Gov. Bobby Jindal’s push to eliminate state income taxes died Monday as legislators embarked on the second week of the session.

With legislators lined up to start the process of pushing tax revamp bills to the governor’s desk, Louisiana House Ways and Means Committee Chairman Joel Robideaux made a surprise announcement.

Robideaux, R-Lafayette, thanked the governor for opening up the tax revamp debate. Robideaux then suggested an end to the conversation.

He said the state revenue concerns were too great.

“Unless the members come to me ... because they’ve had a change of heart, then I think we’re done for the session,” said Robideaux, who as chairman of the House Ways and Means sets the agenda for the tax writing legislative panel.

Ways and Means was slated to start hearing a variety of bills aimed at phasing out the state income tax, repealing it or lowering tax rates. Instead, Robideaux read a statement advocating the committee indefinitely defer consideration of the bills.

House Speaker Chuck Kleckley, R-Lake Charles, backed Robideaux later in the day, saying it would be irresponsible to move a bill eliminating income tax without replacing the revenue that would be lost to state government.

Jindal still was pushing the repeal late last week after abandoning his own tax package.

In a prepared statement, Jindal continued to defend the idea of eliminating state income taxes. “Eliminating income taxes is the single best thing we can do to create jobs in Louisiana. If the Legislature decides not to act, I think it will be a missed opportunity,” the governor said in the news release.

Jindal initially pushed his own tax package. He wanted to eliminate the state’s personal income and corporate taxes in exchange for increasing the state sales tax rate and taxing currently untaxed services, including many business-to-business transactions. The package faltered amid heavy concerns about the impact on businesses and the poor.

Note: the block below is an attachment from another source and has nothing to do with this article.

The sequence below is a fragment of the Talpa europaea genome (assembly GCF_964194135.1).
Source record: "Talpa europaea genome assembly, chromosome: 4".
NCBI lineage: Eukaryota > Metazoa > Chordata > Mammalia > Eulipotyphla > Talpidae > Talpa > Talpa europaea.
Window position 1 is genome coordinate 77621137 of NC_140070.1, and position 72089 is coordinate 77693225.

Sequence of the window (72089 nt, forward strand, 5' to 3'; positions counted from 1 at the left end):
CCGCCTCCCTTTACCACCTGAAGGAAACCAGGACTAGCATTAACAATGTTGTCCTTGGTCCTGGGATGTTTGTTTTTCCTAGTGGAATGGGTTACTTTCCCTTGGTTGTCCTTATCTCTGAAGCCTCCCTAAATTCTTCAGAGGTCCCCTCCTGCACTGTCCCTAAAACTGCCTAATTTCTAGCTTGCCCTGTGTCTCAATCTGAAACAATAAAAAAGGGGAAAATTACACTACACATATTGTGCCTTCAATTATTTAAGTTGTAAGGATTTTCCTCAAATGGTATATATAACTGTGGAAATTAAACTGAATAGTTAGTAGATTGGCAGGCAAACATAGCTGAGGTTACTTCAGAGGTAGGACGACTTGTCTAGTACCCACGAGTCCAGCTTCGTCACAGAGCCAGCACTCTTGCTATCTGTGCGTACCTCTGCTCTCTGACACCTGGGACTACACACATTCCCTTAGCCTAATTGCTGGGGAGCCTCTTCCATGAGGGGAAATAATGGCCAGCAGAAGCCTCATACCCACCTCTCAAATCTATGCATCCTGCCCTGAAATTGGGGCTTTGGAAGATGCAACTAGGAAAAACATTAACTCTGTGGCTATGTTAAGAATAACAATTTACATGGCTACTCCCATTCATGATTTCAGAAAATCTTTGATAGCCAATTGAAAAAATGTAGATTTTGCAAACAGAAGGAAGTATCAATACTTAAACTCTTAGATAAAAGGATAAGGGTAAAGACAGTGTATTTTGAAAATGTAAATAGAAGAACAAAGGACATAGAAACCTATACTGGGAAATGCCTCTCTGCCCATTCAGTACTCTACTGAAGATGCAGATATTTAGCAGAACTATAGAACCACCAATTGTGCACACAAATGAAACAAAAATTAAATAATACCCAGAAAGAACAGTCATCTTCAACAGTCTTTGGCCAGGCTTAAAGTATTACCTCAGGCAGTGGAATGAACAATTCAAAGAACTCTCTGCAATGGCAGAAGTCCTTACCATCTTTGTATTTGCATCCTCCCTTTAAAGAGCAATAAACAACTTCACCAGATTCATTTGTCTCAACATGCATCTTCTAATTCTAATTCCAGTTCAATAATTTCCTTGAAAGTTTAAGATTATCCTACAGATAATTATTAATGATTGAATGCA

The governor yanked his plan last week on the first day of the session and asked legislators to send him their own bill for getting rid of the state’s income taxes. He did not ask them to replace the billions of dollars in revenue that would be lost.

At the same time, legislators are grappling with a state budget that is short by $1.3 billion of the money needed to keep state government services at their current levels in the fiscal year that starts July 1. The governor wants to sell state property and use money from legal settlements to help fund the state’s colleges and universities.

State Rep. Eddie Lambert, R-Prairieville, said state government cannot continue to cobble together its budget every year.

He said the budget situation killed any chance of a tax revamp. “The bills weren’t coming out of committee,” Lambert said.

Robideaux said he talked to Kleckley throughout the weekend before deciding at 11 p.m. Sunday that he would not “prolong the agony.”

Legislators came to the committee meeting prepared to present their bills.

In the audience was Together Louisiana and the United Faith Community of Louisiana, which represents hundreds of religious congregations and civic organizations across the state.

The coalition opposed the governor’s original tax plan as an unfair burden on the low and middle classes.

After Jindal abandoned that plan, the coalition continued to raise concerns, this time about the impact to the state operating budget. On Sunday, the coalition made “robo-calls” across the state encouraging citizens to show up at the State Capitol in opposition of the alternative bills. Coalition members packed the committee room.

Robideaux said he did not phone the Jindal administration about his decision. He said he told Kleckley. “Knowing that the end result was going to be defeat of the bills, I just didn’t think it was a necessary issue,” he said.

Robideaux said a number of factors doomed the bills, including questions about how the revenue would be replaced. Next door, the House Appropriations Committee recently heard testimony that the state is so strapped for cash that funding to battered women’s shelters is being cut.

State Rep. Hunter Greene, who wanted to take his third crack at phasing out the state income tax, voluntarily deferred his legislation after Robideaux’s announcement.

“I’ll be talking to members of the committee and hope that there might be a solution we can get to,” Greene said.

Newly elected state Rep. Barry Ivey, R-Central, also pulled his proposal to phase out the state personal income and corporate taxes. “There’s a lot of people for tax reform, they just happen to be working and paying taxes,” Ivey said.

State Rep. Regina Barrow, D-Baton Rouge, consoled Ivey.

“The longer you stay in the process, the more disappointments you will have,” Barrow said.